Mon. - Thur.: 9:00 a.m.
Rosary immediately following if you would like to stay.
Sat.: Confessions - 3:00 p.m. - 3:45 p.m.
Mass - 4:00 p.m.
Sun.: 7:30 a.m. & 10:30 a.m.
St. James Church
Fri: 9:00 a.m.
Confession - 9:30 a.m.
Sun: 9:00 a.m.
9:00 am - 4:00 pm
9:00 am - Noon
Online donations & collections
The Church has set up online collections and donations. To make it easier for everyone to make weekly donations even when you can't be here or purchase tickets for events. By clicking the link provided it will take you to a site that will provide you with options and step by step instructions.
Saint of the Day
01/01/70 12:00 am
An originator of Ireland's unique monastic tradition, who went on to serve as a missionary to continental Europe during the early Middle Ages, the abbot Saint Columbanus â€“ also known as St. Columban â€“ is honored by the Catholic Church on Nov. 23. Despite their similar names and biographies, St. Columbanus is not the same person as Saint Columba of Iona, another monk from Ireland who spread the faith abroad and lived during the same time period. In a June 2008 general audience on St. Columbanus, Pope Benedict XVI said he was â€œa man of great cultureâ€� who also â€œproved rich in gifts of grace.â€� The Pope recalled him as â€œa tireless builder of monasteries as well as an intransigent penitential preacher who spent every ounce of his energy on nurturing the Christian roots of Europe which was coming into existence.â€� â€œWith his spiritual energy, with his faith, with his love for God and neighbor,â€� St. Columbanus â€œtruly became one of the Fathers of Europe.â€� According to Pope Benedict, the course of the Irish monk's life â€œshows us even today the roots from which our Europe can be reborn.â€� Born during 543 in the southeastern Irish region of Leinster, Columbanus was well-educated from his early years. Handsome in appearance, he was tempted by women and was eventually advised by a nun to follow her example and flee from temptation by embracing monasticism. His mother disapproved of this intention, but his will prevailed even when she tried to prevent him from leaving home. The aspiring monk studied initially with Abbot Sinell of Cluaninis, before moving on to a monastery headed by the abbot later canonized as Saint Comgall. It was under his direction, in the Abbey of Bangor in County Down, that Columbanus formally embraced the monastic calling, as one of a growing number of monks drawn to the Bangor community's ascetic rigor and intellectual vitality. Though Columbanus was known as a dedicated monk and scholar, around the year 583 he felt called to undertake foreign missionary work. Initially denied permission by the abbot, he was eventually allowed to depart with a band of twelve men, with whom he sailed to Britain before reaching France around 585. There, they found the Church suffering from barbarian invasions and internal corruption. Received with favor by King Gontram of Burgundy, Columbanus and his companions founded a monastery in an abandoned Roman fortress. Despite its remote location in the mountains, the community became a popular pilgrimage site, and also attracted so many monastic vocations that two new monasteries had to be formed to accommodate them. These monastic communities remained under Columbanus' authority, and their rules of life reflected the Irish tradition in which he had been formed. Meanwhile, as they expanded, the abbot himself sought greater solitude, spending periods of time in a hermitage and communicating with the monks through an intermediary. As heirs to the Irish monastic tradition, Columbanus and his monks ran into differences with the bishops in France, partly over the calculation of the date of Easter. He also met with opposition from within the French royal family, because of his insistence that King Thierry should not live with a woman outside of wedlock. He had been urged to do so by his grandmother Queen Brunehild, who thought a royal marriage would threaten her own power. Columbanus' moral stand for marriage led first to his imprisonment, from which he escaped. But the king and his grandmother had him driven out of France by force, and they separated him from his monks by insisting that only those from Ireland could accompany him into exile. This group traveled and evangelized in present-day Germany, though political circumstances eventually forced them to cross the Alps into northern Italy. Welcomed by the ruling Lombards, Columbanus nonetheless found the Italian Church troubled by heresy and schism. The monk wrote against the Arian heresy (which claimed that Christ was not God but only a highly exalted creature), and asked Pope Saint Boniface IV to help restore the unity of the Church in the region. Columbanus himself was involved in a theological dispute with Pope Boniface, but he remained â€œbound to the Chair of Peterâ€� and acknowledged the Pope's authority. Having received a grant of land from the Lombard king, Columbanus founded his last monastery in the town of Bobbio during 614. Although St. Columbanus died on Nov. 23 of the following year, the abbey at Bobbio remained a center of theological orthodoxy and cultural preservation for centuries afterward.Read More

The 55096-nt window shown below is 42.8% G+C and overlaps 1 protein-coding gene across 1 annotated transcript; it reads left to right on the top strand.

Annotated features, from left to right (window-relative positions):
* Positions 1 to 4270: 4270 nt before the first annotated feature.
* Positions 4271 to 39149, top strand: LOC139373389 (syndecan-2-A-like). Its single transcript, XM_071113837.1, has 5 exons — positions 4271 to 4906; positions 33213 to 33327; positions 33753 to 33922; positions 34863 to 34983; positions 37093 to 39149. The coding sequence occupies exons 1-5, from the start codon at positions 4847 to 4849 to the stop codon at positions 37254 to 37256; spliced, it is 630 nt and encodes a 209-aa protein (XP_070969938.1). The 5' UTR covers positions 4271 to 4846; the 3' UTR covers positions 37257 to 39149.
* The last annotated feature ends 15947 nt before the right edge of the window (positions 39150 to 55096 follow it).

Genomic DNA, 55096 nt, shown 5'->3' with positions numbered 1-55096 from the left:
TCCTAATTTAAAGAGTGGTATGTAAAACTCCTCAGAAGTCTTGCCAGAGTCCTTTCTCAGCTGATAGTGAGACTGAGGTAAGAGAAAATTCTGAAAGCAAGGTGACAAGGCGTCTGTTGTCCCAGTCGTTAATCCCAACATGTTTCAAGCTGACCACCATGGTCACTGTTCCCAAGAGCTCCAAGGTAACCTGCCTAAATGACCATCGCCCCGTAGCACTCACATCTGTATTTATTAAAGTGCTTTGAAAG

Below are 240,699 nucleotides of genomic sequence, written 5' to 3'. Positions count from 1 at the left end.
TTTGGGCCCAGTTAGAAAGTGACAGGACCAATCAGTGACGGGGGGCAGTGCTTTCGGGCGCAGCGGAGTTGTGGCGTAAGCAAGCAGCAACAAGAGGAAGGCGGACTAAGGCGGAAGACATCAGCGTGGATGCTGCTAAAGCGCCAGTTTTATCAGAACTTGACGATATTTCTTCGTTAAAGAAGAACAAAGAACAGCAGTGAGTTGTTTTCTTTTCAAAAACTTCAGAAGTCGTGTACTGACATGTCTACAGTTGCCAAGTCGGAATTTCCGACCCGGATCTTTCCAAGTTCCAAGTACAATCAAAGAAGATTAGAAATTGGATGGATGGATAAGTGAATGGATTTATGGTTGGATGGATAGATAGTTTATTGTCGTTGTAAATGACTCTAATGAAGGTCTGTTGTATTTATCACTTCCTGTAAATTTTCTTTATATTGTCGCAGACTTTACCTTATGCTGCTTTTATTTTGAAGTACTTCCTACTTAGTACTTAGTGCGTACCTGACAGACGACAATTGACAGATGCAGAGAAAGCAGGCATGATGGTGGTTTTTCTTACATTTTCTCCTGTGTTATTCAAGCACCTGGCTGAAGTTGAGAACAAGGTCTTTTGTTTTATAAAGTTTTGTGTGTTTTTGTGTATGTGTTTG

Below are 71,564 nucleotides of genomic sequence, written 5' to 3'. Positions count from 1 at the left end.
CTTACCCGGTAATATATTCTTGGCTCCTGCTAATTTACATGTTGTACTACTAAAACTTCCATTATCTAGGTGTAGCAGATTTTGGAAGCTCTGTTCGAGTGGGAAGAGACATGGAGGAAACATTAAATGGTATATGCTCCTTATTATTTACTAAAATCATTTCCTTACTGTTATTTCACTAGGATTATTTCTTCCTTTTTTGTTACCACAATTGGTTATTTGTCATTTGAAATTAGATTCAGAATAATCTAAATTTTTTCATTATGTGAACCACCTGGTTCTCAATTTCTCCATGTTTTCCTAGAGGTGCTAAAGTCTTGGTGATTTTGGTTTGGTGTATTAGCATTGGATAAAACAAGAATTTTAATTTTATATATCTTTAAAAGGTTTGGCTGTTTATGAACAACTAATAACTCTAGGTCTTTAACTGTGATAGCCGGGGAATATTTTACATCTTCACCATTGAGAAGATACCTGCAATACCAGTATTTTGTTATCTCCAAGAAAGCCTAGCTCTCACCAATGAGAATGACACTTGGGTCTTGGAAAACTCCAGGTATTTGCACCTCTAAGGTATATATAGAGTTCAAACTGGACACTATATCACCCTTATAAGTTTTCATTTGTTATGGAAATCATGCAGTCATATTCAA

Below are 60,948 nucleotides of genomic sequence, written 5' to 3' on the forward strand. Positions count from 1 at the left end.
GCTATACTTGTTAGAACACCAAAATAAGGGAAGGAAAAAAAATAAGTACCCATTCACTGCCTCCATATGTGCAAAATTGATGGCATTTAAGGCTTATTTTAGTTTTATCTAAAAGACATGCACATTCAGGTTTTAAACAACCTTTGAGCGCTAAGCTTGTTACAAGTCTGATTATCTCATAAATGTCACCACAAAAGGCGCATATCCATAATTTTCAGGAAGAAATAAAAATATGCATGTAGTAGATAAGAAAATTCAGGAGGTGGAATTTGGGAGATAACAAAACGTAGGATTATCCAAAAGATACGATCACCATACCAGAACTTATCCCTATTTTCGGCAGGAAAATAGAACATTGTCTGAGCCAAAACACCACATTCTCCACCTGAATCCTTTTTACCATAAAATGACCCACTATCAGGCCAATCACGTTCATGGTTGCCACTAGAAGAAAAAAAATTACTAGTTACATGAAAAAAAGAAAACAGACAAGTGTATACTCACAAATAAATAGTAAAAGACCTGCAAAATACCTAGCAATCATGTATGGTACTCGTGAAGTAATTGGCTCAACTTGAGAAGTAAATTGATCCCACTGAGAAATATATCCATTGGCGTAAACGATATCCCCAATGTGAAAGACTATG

11/22/17 11:21 pm
Los Angeles, Calif., Nov 22, 2017 / 02:21 pm (CNA/EWTN News).- A Eucharistic procession is not the first thing people expect to see on the streets of Hollywood, California.
But last Saturday, that’s what happened, with hundreds of people taking part in an evening of prayer and encounter with the homeless.Read More
11/22/17 8:31 pm
Washington D.C., Nov 22, 2017 / 11:31 am (CNA/EWTN News).- The U.S. Conference of Catholic Bishops has announced Sunday, Nov. 26 as a Day of Prayer for Persecuted Christians.
“On the solemnity of Christ the King, I ask that the entire church in the United States come together in a special way for a day of prayer for persecuted Christians to express our solidarity with those who are suffering,” says Cardinal Daniel N. DiNardo of Galveston-Houston, president of the U.S. bishops’ conference.Read More
11/22/17 2:20 am
Denver, Colo., Nov 21, 2017 / 05:20 pm (CNA).- Sexual misconduct allegations against Republican candidate Roy Moore have brought Alabama’s special election to fill a U.S. Senate seat into the national spotlight.
U.S. Senator Al Franken (D-Minn.) has also been recently accused of kissing and groping women against their will. During the 2016 presidential campaign, more than a dozen women raised allegations of sexual assault or harassment against Republican candidate Donald Trump.Read More